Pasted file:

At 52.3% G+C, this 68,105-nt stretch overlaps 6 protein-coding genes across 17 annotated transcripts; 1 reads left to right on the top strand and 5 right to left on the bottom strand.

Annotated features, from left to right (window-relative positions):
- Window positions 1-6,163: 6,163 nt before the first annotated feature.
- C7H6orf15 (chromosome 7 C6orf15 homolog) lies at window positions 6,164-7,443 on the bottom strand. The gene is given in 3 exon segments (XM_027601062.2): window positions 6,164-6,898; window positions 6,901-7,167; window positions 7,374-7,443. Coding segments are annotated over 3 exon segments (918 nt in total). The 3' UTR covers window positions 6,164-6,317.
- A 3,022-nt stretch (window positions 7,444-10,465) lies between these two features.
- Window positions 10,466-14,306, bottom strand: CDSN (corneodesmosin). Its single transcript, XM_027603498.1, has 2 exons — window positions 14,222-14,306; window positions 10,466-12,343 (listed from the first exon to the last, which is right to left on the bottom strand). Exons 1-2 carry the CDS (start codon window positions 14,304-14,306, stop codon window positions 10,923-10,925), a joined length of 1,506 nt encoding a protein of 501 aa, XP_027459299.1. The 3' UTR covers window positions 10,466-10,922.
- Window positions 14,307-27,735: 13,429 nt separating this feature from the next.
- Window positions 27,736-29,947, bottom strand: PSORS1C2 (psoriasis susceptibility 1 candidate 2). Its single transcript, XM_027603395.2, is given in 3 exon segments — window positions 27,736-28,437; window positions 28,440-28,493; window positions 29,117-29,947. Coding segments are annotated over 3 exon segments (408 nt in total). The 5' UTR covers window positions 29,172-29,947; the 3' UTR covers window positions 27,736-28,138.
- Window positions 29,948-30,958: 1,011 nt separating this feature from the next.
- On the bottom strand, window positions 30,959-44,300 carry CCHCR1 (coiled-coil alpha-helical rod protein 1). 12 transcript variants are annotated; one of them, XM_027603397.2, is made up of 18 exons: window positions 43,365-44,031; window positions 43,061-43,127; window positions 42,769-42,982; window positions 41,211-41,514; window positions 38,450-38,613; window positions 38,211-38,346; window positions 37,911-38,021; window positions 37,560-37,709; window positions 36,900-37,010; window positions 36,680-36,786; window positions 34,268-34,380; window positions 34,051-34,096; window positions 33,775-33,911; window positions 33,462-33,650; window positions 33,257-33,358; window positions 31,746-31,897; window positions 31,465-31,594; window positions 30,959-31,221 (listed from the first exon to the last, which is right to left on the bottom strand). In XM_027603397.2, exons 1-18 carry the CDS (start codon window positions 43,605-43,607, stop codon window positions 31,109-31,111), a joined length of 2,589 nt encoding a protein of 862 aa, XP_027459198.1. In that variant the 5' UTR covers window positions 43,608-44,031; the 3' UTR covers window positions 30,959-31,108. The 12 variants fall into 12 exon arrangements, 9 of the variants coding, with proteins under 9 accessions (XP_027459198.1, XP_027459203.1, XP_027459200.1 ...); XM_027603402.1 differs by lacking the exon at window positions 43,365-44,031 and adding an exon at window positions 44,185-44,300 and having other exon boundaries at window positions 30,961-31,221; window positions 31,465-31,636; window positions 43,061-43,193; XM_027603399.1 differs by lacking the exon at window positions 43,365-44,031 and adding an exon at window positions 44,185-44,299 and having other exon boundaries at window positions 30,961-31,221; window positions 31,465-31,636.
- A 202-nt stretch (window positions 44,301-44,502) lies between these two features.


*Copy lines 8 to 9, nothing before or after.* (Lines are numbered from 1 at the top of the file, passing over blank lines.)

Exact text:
- Window positions 27,736-29,947, bottom strand: PSORS1C2 (psoriasis susceptibility 1 candidate 2). Its single transcript, XM_027603395.2, is given in 3 exon segments — window positions 27,736-28,437; window positions 28,440-28,493; window positions 29,117-29,947. Coding segments are annotated over 3 exon segments (408 nt in total). The 5' UTR covers window positions 29,172-29,947; the 3' UTR covers window positions 27,736-28,138.
- Window positions 29,948-30,958: 1,011 nt separating this feature from the next.